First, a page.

Moving production back the U.S. increases costs. While Nike has healthy margins at present, the textile industry is generally uncompetitive in developed countries. While New Balance has incorporated American production into their business strategy, such a move would require a complete strategic overhaul for Nike. A compromise would be to move production out of the poorest countries, such as Indonesia, to more developed nations with better working standards. This may appease idealist students, but not their labor backers. Additionally, these countries also have high costs that would make labor-intensive shoe production prohibitively expensive. Nike's fiduciary duty to the shareholders must be considered here. Also, workers in textiles in developed countries earn substandard wages, whereas in the poorer countries their wages are far above average. So while the optics are better, the outcomes are not.

A strict code of ethics for suppliers would assuage criticism back home, although labor would not necessarily be assuaged. The lack of concern for facts among Nike's critics hints that such a tactic would not meet with much success. However, it would give Nike the moral higher ground, contrary to their position during the worst of their troubles. Ignoring the problem may be the most cost effective. People serious about ethical issues have probably been lost as potential customers at this point, but the remainder do not seem too concerned. In doing nothing the company probably saves money, and there is enough leverage to question the motives of labor-backed protestors that a PR campaign may well be sufficient to retain customer loyalty.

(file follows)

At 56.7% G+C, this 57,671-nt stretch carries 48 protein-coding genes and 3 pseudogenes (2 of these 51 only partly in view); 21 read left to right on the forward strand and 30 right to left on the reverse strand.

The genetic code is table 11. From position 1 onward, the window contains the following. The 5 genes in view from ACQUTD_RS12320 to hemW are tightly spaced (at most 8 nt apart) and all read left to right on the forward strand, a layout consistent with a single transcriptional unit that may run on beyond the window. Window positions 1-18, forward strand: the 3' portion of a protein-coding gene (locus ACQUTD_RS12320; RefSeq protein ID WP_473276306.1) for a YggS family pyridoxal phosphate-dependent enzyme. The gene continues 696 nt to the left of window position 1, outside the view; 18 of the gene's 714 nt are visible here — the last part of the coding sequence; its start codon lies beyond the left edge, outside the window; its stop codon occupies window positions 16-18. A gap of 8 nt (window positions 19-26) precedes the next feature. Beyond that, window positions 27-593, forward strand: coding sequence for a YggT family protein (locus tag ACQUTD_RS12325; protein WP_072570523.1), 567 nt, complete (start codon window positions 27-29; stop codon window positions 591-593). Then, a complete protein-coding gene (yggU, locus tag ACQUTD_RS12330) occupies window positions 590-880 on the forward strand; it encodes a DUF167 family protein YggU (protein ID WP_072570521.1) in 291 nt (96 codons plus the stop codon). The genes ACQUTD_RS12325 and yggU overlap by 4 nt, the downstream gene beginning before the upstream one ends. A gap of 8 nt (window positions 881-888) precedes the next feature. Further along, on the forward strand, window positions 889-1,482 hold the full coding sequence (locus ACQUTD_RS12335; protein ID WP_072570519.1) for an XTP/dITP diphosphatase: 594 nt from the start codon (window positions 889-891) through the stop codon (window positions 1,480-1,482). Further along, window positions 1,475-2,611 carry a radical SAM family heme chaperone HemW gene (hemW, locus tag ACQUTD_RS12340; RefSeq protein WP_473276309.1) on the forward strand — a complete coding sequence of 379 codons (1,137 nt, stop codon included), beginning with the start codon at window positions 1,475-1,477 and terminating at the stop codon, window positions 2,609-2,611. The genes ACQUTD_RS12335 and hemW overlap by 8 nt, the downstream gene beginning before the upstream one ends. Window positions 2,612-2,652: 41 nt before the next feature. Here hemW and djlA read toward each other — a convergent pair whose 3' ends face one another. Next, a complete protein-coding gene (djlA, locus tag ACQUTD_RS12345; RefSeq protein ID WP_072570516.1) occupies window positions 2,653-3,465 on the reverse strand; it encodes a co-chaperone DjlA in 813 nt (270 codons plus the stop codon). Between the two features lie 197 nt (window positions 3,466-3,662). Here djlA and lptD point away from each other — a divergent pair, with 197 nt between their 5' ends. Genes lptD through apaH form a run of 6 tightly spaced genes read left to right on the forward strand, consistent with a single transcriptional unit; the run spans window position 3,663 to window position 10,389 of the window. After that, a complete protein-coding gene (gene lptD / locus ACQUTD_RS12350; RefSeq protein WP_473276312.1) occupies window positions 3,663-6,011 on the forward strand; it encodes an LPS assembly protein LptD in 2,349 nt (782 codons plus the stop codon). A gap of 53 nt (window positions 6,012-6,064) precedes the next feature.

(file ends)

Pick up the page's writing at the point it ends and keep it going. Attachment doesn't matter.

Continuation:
Chosen Alternative

It is recommended that Nike institute a code of ethics for its suppliers. A significant contributor to the problem was that Nike neither had a code of ethics,… [END OF PREVIEW] . . . READ MORE

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APA Style

Nike Has Come Under Considerable Fire.  (2009, March 31).  Retrieved September 20, 2020, from

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"Nike Has Come Under Considerable Fire."  March 31, 2009.  Accessed September 20, 2020.